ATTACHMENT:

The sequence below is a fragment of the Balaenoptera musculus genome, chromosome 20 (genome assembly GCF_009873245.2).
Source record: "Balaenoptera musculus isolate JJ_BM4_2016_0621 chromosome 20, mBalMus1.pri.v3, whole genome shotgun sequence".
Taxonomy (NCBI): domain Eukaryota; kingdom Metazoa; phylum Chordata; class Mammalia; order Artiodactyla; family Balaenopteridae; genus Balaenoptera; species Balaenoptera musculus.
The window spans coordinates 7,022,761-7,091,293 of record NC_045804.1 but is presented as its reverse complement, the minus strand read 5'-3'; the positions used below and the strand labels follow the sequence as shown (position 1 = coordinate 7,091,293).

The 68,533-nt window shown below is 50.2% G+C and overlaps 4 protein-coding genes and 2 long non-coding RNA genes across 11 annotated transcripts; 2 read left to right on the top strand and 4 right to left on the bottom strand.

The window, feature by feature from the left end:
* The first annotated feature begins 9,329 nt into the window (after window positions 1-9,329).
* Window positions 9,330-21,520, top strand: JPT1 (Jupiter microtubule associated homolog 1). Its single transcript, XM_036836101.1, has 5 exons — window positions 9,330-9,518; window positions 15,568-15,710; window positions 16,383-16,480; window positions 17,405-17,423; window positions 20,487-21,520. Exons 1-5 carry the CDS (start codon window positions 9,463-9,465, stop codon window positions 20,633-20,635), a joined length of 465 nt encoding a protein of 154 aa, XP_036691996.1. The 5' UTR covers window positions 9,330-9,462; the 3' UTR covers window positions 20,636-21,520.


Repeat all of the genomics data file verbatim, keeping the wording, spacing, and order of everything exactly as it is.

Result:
The sequence below is a fragment of the Balaenoptera musculus genome, chromosome 20 (genome assembly GCF_009873245.2).
Source record: "Balaenoptera musculus isolate JJ_BM4_2016_0621 chromosome 20, mBalMus1.pri.v3, whole genome shotgun sequence".
Taxonomy (NCBI): domain Eukaryota; kingdom Metazoa; phylum Chordata; class Mammalia; order Artiodactyla; family Balaenopteridae; genus Balaenoptera; species Balaenoptera musculus.
The window spans coordinates 7,022,761-7,091,293 of record NC_045804.1 but is presented as its reverse complement, the minus strand read 5'-3'; the positions used below and the strand labels follow the sequence as shown (position 1 = coordinate 7,091,293).

The 68,533-nt window shown below is 50.2% G+C and overlaps 4 protein-coding genes and 2 long non-coding RNA genes across 11 annotated transcripts; 2 read left to right on the top strand and 4 right to left on the bottom strand.

The window, feature by feature from the left end:
* The first annotated feature begins 9,329 nt into the window (after window positions 1-9,329).
* Window positions 9,330-21,520, top strand: JPT1 (Jupiter microtubule associated homolog 1). Its single transcript, XM_036836101.1, has 5 exons — window positions 9,330-9,518; window positions 15,568-15,710; window positions 16,383-16,480; window positions 17,405-17,423; window positions 20,487-21,520. Exons 1-5 carry the CDS (start codon window positions 9,463-9,465, stop codon window positions 20,633-20,635), a joined length of 465 nt encoding a protein of 154 aa, XP_036691996.1. The 5' UTR covers window positions 9,330-9,462; the 3' UTR covers window positions 20,636-21,520.